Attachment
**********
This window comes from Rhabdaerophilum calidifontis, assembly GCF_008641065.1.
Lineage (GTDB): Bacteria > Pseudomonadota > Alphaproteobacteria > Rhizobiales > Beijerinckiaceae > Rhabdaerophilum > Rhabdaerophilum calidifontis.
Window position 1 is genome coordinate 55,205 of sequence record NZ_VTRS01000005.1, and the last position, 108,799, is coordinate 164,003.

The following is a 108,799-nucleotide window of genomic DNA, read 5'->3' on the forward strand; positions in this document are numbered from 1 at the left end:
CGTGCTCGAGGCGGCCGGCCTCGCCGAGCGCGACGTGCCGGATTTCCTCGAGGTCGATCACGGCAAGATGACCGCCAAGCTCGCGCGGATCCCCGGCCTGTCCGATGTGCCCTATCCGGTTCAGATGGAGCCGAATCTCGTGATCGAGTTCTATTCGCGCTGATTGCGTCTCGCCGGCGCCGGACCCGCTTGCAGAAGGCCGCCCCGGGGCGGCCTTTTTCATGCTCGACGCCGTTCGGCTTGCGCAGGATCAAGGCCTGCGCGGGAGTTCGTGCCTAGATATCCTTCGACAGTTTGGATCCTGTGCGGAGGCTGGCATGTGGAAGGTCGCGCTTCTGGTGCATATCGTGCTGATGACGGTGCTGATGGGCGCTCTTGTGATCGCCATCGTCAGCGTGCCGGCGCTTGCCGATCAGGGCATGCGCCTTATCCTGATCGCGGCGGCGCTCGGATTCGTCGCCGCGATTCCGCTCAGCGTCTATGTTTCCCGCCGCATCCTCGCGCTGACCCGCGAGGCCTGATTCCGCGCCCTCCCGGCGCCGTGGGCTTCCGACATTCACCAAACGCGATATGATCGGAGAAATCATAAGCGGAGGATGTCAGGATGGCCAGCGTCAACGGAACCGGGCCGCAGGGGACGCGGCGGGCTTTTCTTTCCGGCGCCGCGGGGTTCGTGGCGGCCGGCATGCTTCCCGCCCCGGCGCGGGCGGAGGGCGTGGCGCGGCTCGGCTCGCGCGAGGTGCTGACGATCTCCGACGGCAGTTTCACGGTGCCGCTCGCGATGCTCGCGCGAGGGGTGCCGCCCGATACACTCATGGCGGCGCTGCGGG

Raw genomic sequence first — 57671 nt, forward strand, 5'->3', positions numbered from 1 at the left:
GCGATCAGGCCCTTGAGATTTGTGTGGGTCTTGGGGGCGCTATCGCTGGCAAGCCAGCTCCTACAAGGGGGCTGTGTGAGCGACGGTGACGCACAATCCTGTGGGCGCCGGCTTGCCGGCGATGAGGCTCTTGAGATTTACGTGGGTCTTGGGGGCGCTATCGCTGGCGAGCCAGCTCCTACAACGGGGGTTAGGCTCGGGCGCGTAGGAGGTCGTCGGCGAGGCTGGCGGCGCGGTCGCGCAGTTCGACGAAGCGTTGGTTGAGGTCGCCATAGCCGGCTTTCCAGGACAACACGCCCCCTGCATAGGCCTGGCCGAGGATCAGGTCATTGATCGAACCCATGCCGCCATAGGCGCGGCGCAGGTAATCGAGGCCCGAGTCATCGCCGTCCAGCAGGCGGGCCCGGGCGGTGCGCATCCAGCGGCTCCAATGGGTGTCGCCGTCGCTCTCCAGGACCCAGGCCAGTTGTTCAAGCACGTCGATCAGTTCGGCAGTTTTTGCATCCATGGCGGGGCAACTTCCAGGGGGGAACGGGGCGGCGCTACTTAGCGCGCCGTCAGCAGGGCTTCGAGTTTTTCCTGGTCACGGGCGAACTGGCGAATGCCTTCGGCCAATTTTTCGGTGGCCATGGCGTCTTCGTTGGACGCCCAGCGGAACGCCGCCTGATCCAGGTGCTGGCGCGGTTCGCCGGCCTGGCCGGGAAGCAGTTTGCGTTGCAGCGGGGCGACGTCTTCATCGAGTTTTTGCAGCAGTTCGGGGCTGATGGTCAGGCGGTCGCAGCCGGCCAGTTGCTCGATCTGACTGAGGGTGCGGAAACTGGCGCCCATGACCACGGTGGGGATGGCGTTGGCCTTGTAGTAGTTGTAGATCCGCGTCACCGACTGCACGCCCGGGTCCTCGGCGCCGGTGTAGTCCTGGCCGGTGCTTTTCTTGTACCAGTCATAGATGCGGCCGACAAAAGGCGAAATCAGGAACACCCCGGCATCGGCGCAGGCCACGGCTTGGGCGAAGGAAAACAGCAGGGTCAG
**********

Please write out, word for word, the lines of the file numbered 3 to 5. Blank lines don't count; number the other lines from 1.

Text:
Window position 1 is genome coordinate 55,205 of sequence record NZ_VTRS01000005.1, and the last position, 108,799, is coordinate 164,003.

The following is a 108,799-nucleotide window of genomic DNA, read 5'->3' on the forward strand; positions in this document are numbered from 1 at the left end:
CGTGCTCGAGGCGGCCGGCCTCGCCGAGCGCGACGTGCCGGATTTCCTCGAGGTCGATCACGGCAAGATGACCGCCAAGCTCGCGCGGATCCCCGGCCTGTCCGATGTGCCCTATCCGGTTCAGATGGAGCCGAATCTCGTGATCGAGTTCTATTCGCGCTGATTGCGTCTCGCCGGCGCCGGACCCGCTTGCAGAAGGCCGCCCCGGGGCGGCCTTTTTCATGCTCGACGCCGTTCGGCTTGCGCAGGATCAAGGCCTGCGCGGGAGTTCGTGCCTAGATATCCTTCGACAGTTTGGATCCTGTGCGGAGGCTGGCATGTGGAAGGTCGCGCTTCTGGTGCATATCGTGCTGATGACGGTGCTGATGGGCGCTCTTGTGATCGCCATCGTCAGCGTGCCGGCGCTTGCCGATCAGGGCATGCGCCTTATCCTGATCGCGGCGGCGCTCGGATTCGTCGCCGCGATTCCGCTCAGCGTCTATGTTTCCCGCCGCATCCTCGCGCTGACCCGCGAGGCCTGATTCCGCGCCCTCCCGGCGCCGTGGGCTTCCGACATTCACCAAACGCGATATGATCGGAGAAATCATAAGCGGAGGATGTCAGGATGGCCAGCGTCAACGGAACCGGGCCGCAGGGGACGCGGCGGGCTTTTCTTTCCGGCGCCGCGGGGTTCGTGGCGGCCGGCATGCTTCCCGCCCCGGCGCGGGCGGAGGGCGTGGCGCGGCTCGGCTCGCGCGAGGTGCTGACGATCTCCGACGGCAGTTTCACGGTGCCGCTCGCGATGCTCGCGCGAGGGGTGCCGCCCGATACACTCATGGCGGCGCTGCGGG